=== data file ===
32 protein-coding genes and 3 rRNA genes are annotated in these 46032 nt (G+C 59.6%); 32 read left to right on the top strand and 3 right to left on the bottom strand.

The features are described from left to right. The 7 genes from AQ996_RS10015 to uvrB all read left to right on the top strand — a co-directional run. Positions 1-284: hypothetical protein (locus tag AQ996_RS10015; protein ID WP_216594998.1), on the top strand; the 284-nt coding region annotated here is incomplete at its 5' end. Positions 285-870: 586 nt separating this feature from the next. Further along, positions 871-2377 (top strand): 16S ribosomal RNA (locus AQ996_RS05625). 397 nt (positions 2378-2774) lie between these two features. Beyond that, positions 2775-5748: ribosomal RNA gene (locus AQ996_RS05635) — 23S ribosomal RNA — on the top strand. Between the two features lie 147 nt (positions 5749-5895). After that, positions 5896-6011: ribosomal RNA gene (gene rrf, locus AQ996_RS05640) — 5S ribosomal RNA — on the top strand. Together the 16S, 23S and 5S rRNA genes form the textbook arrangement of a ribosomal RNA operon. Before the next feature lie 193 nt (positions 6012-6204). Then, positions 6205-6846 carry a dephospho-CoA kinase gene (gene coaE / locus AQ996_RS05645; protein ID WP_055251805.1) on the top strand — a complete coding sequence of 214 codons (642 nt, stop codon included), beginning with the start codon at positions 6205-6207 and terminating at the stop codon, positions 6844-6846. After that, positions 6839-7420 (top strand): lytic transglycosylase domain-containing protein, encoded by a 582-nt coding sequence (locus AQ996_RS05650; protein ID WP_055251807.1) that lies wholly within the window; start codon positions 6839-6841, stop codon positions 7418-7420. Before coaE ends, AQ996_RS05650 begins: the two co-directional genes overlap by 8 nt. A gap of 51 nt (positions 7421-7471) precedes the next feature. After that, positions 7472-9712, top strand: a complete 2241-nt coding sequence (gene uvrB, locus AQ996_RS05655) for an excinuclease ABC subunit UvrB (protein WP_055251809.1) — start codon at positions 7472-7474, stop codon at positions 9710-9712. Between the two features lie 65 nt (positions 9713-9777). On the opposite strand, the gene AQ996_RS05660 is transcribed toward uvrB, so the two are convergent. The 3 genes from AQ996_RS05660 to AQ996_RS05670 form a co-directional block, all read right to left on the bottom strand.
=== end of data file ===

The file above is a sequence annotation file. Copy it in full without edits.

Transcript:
32 protein-coding genes and 3 rRNA genes are annotated in these 46032 nt (G+C 59.6%); 32 read left to right on the top strand and 3 right to left on the bottom strand.

The features are described from left to right. The 7 genes from AQ996_RS10015 to uvrB all read left to right on the top strand — a co-directional run. Positions 1-284: hypothetical protein (locus tag AQ996_RS10015; protein ID WP_216594998.1), on the top strand; the 284-nt coding region annotated here is incomplete at its 5' end. Positions 285-870: 586 nt separating this feature from the next. Further along, positions 871-2377 (top strand): 16S ribosomal RNA (locus AQ996_RS05625). 397 nt (positions 2378-2774) lie between these two features. Beyond that, positions 2775-5748: ribosomal RNA gene (locus AQ996_RS05635) — 23S ribosomal RNA — on the top strand. Between the two features lie 147 nt (positions 5749-5895). After that, positions 5896-6011: ribosomal RNA gene (gene rrf, locus AQ996_RS05640) — 5S ribosomal RNA — on the top strand. Together the 16S, 23S and 5S rRNA genes form the textbook arrangement of a ribosomal RNA operon. Before the next feature lie 193 nt (positions 6012-6204). Then, positions 6205-6846 carry a dephospho-CoA kinase gene (gene coaE / locus AQ996_RS05645; protein ID WP_055251805.1) on the top strand — a complete coding sequence of 214 codons (642 nt, stop codon included), beginning with the start codon at positions 6205-6207 and terminating at the stop codon, positions 6844-6846. After that, positions 6839-7420 (top strand): lytic transglycosylase domain-containing protein, encoded by a 582-nt coding sequence (locus AQ996_RS05650; protein ID WP_055251807.1) that lies wholly within the window; start codon positions 6839-6841, stop codon positions 7418-7420. Before coaE ends, AQ996_RS05650 begins: the two co-directional genes overlap by 8 nt. A gap of 51 nt (positions 7421-7471) precedes the next feature. After that, positions 7472-9712, top strand: a complete 2241-nt coding sequence (gene uvrB, locus AQ996_RS05655) for an excinuclease ABC subunit UvrB (protein WP_055251809.1) — start codon at positions 7472-7474, stop codon at positions 9710-9712. Between the two features lie 65 nt (positions 9713-9777). On the opposite strand, the gene AQ996_RS05660 is transcribed toward uvrB, so the two are convergent. The 3 genes from AQ996_RS05660 to AQ996_RS05670 form a co-directional block, all read right to left on the bottom strand.